…this post will self-destruct in five seconds…

Fifty cents. Worth it.

I happened upon a decades old ad for the first run of Moon Knight comics last week. It read: “It is a time of turbulence. The city streets are full of violence. Governments flounder. Societies crumble. Civilization itself seems to be one long, agonized scream. It is time for MOON KNIGHT.” Then below the image (a gem by Sienkiewicz) “On sale at newsstands everywhere. Fifty cents. Worth it.” 

While the text is from close to forty years ago, the sentiment feels …relevant.

I became a Moon Knight fan in the early 80s, captivated by the “Fist of Khonshu” and wowed by not only the amazing standout issues (like #26) but by just about every incarnation of this odd, sometimes really odd, I mean really odd, superhero.

That vintage ad reminded me of a couple of truths. Our country has seen chaos and unrest in some way shape or form in every one of its many decades. Sometimes that disorder threatened the core of the country; often it sparked meaningful change. And even as we face uncertainty, battle for a cause, or strive to hold our own against stressors that can feel overwhelming, it’s healthy and human nature to allow ourselves some measure of escape. 

I’m not advocating for abdicating responsibility or throwing up our hands and walking away, but sometimes taking time to listen to music, read a mystery, or step back for a breath of fresh air is more than a little okay.

For some that kind of escape is reality TV, for others romance novels, for some it’s painting, others baking, and for some nerdy folks like me it might even include comic books like Moon Knight.

I like that the world of Moon Knight is complicated, unexpected, and difficult at times. He may face antagonists who can manipulate dreams, turn into werewolves, or summon Cthulhu, but he faces them with an insanity of his own, an insanity different from the world I live in. Escape.

Moon Knight, like the kind of escape I like best, is a combination of edgy and goofy. Good wins, sometimes after a hard slog and sometimes with a quip. Sometimes both. And then I close the book and get back to work.

The point of escape isn’t staying away, but rather allowing ourselves room to take a breath and leave the day’s latest news aside for a little while. Sometimes that’s what we need to feel renewed enough to face the world again. Whether it’s the Great British Bake Off, Beethoven’s Ninth, or a hero in a cape, when it is a time of turbulence, the city streets are full of violence, governments flounder, societies crumble, and civilization itself seems to be one long, agonized scream, it’s okay to allow ourselves a little bit of Moon Knight …whatever that looks like for us.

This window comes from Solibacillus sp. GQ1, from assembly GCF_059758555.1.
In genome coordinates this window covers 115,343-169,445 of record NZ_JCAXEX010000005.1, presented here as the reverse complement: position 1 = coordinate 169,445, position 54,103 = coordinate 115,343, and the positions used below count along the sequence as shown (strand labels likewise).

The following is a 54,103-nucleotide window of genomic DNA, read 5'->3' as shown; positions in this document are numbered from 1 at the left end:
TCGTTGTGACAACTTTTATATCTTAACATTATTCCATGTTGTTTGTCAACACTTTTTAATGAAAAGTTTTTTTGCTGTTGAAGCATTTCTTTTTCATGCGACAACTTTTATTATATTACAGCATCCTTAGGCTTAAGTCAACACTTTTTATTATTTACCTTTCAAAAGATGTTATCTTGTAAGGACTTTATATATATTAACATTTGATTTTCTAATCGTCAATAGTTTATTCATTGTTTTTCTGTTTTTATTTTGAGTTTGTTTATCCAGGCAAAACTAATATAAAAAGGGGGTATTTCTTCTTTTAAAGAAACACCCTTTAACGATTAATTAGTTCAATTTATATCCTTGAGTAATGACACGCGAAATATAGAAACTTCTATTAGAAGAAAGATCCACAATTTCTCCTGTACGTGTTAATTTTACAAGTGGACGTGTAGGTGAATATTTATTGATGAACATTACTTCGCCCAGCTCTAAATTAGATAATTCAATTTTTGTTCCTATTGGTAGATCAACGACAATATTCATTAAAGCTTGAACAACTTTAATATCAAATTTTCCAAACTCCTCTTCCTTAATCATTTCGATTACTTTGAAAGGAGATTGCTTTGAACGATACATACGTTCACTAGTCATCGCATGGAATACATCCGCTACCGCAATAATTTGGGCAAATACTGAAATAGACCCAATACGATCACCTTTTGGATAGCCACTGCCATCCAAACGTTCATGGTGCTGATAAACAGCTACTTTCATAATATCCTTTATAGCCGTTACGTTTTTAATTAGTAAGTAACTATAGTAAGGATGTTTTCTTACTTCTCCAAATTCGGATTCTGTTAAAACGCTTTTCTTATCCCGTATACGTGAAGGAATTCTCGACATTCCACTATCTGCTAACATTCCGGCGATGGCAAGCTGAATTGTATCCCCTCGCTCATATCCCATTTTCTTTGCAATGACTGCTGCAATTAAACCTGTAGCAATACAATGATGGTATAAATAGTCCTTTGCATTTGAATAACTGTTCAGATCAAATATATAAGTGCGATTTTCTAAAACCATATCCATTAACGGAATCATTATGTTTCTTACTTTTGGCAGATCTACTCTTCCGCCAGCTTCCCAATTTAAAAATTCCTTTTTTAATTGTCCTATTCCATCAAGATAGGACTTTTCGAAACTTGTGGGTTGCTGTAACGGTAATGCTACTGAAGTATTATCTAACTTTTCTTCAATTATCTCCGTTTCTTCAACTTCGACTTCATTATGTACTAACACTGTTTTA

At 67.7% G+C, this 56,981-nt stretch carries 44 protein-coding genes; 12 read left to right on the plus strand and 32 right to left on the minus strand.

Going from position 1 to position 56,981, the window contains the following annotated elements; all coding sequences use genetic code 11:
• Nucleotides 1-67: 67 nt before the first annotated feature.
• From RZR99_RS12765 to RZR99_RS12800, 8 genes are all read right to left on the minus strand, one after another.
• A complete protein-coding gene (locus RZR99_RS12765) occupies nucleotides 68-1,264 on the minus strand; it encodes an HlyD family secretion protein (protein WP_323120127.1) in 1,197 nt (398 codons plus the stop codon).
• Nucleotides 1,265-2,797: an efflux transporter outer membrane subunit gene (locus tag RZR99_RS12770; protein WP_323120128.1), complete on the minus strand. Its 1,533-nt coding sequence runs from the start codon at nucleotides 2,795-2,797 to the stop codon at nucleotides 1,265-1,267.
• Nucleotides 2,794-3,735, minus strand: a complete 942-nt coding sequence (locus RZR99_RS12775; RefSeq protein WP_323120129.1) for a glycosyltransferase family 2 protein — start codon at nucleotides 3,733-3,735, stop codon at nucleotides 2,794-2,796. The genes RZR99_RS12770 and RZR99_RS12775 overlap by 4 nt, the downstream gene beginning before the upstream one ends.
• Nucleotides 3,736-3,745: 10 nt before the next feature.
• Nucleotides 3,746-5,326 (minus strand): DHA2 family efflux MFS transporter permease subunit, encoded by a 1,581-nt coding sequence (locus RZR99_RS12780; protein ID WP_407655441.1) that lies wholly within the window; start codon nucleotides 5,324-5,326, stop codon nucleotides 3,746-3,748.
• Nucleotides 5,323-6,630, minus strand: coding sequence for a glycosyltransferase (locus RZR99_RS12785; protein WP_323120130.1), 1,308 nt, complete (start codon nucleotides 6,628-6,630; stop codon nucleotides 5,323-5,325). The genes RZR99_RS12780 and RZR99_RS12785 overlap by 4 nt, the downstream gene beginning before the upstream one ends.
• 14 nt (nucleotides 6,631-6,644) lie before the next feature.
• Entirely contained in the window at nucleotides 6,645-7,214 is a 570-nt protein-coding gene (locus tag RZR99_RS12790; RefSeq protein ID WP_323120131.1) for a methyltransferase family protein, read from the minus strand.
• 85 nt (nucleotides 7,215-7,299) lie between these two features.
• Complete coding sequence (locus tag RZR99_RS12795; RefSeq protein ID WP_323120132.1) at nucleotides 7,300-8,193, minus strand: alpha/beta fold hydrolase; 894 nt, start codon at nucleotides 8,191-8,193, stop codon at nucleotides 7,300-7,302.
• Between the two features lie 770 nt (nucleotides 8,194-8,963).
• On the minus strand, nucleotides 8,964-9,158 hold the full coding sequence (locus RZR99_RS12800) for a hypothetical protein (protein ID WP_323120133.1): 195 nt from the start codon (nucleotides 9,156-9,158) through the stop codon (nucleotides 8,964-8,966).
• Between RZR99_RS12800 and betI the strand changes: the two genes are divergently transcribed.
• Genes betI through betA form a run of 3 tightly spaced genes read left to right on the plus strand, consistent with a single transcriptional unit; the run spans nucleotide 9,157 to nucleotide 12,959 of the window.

Marionette

I have a friend who loves his wife very much and one year, nearly two decades ago, he wanted to surprise her with the perfect gift for her birthday. They hadn’t been married all that long and he wanted something unique and wonderful, like her, and being the researcher he is, he hunted high and low for an idea for something that would be a surprise she’d be delighted by. The result did surprise her. Delight? Well…

“She didn’t know what to say,” he told me and another friend the next week, shaking his head. “I thought I’d nailed it.” We laughed aloud, my other friend and I, and asked him to tell us again about …the marionette.

He explained that he’d found a puppeteer and craftsman who made custom marionettes. He’d commissioned one of his wife, fashioned from her photo, its hair realistic, its clothing similar to hers. “It wasn’t her hair, right?” my friend asked. “No,” my other friend answered. “It wasn’t even human hair.” That was a relief, anyway.

I saw the doll only once, crumpled in the corner of a guest bedroom. It seems to have vanished in the years since. It did look startling like his wife, who despite this perfect gift is still his wife, and it has always held a place in my heart, linked forever with the discrepancy between perception and intent.

Things feel a little like that marionette right now in education. Teachers are working harder than ever to connect to students. They are innovating, putting in long hours, and striving to find ways to help students engage with the material, the class, and each other.

Students are working hard too, and without the comradery that comes from sitting in class with one another, able to lean over and whisper or talk across the table and connect. Separation from those thousand little interactions is profound, and we see the impact it has on kids in big and little ways.